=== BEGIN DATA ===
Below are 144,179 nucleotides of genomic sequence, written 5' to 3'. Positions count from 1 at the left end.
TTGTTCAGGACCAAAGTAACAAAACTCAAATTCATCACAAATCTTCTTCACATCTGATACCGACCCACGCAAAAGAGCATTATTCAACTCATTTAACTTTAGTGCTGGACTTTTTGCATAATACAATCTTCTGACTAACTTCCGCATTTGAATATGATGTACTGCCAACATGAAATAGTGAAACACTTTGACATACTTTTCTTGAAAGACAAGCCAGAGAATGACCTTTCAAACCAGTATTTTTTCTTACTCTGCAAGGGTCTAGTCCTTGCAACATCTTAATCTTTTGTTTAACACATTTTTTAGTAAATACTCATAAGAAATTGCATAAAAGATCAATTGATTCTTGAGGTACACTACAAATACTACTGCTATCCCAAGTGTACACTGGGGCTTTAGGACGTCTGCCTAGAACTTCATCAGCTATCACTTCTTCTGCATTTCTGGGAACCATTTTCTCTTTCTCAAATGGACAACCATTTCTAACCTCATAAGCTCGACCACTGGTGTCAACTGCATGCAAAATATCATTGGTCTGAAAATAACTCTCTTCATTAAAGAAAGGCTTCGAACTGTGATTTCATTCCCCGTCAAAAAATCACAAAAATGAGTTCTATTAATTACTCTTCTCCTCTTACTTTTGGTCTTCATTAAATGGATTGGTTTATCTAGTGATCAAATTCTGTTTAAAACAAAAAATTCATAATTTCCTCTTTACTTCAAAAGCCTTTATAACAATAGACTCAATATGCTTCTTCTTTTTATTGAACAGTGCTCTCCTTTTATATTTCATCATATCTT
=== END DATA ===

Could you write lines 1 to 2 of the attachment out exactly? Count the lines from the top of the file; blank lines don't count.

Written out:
Below are 144,179 nucleotides of genomic sequence, written 5' to 3'. Positions count from 1 at the left end.
TTGTTCAGGACCAAAGTAACAAAACTCAAATTCATCACAAATCTTCTTCACATCTGATACCGACCCACGCAAAAGAGCATTATTCAACTCATTTAACTTTAGTGCTGGACTTTTTGCATAATACAATCTTCTGACTAACTTCCGCATTTGAATATGATGTACTGCCAACATGAAATAGTGAAACACTTTGACATACTTTTCTTGAAAGACAAGCCAGAGAATGACCTTTCAAACCAGTATTTTTTCTTACTCTGCAAGGGTCTAGTCCTTGCAACATCTTAATCTTTTGTTTAACACATTTTTTAGTAAATACTCATAAGAAATTGCATAAAAGATCAATTGATTCTTGAGGTACACTACAAATACTACTGCTATCCCAAGTGTACACTGGGGCTTTAGGACGTCTGCCTAGAACTTCATCAGCTATCACTTCTTCTGCATTTCTGGGAACCATTTTCTCTTTCTCAAATGGACAACCATTTCTAACCTCATAAGCTCGACCACTGGTGTCAACTGCATGCAAAATATCATTGGTCTGAAAATAACTCTCTTCATTAAAGAAAGGCTTCGAACTGTGATTTCATTCCCCGTCAAAAAATCACAAAAATGAGTTCTATTAATTACTCTTCTCCTCTTACTTTTGGTCTTCATTAAATGGATTGGTTTATCTAGTGATCAAATTCTGTTTAAAACAAAAAATTCATAATTTCCTCTTTACTTCAAAAGCCTTTATAACAATAGACTCAATATGCTTCTTCTTTTTATTGAACAGTGCTCTCCTTTTATATTTCATCATATCTT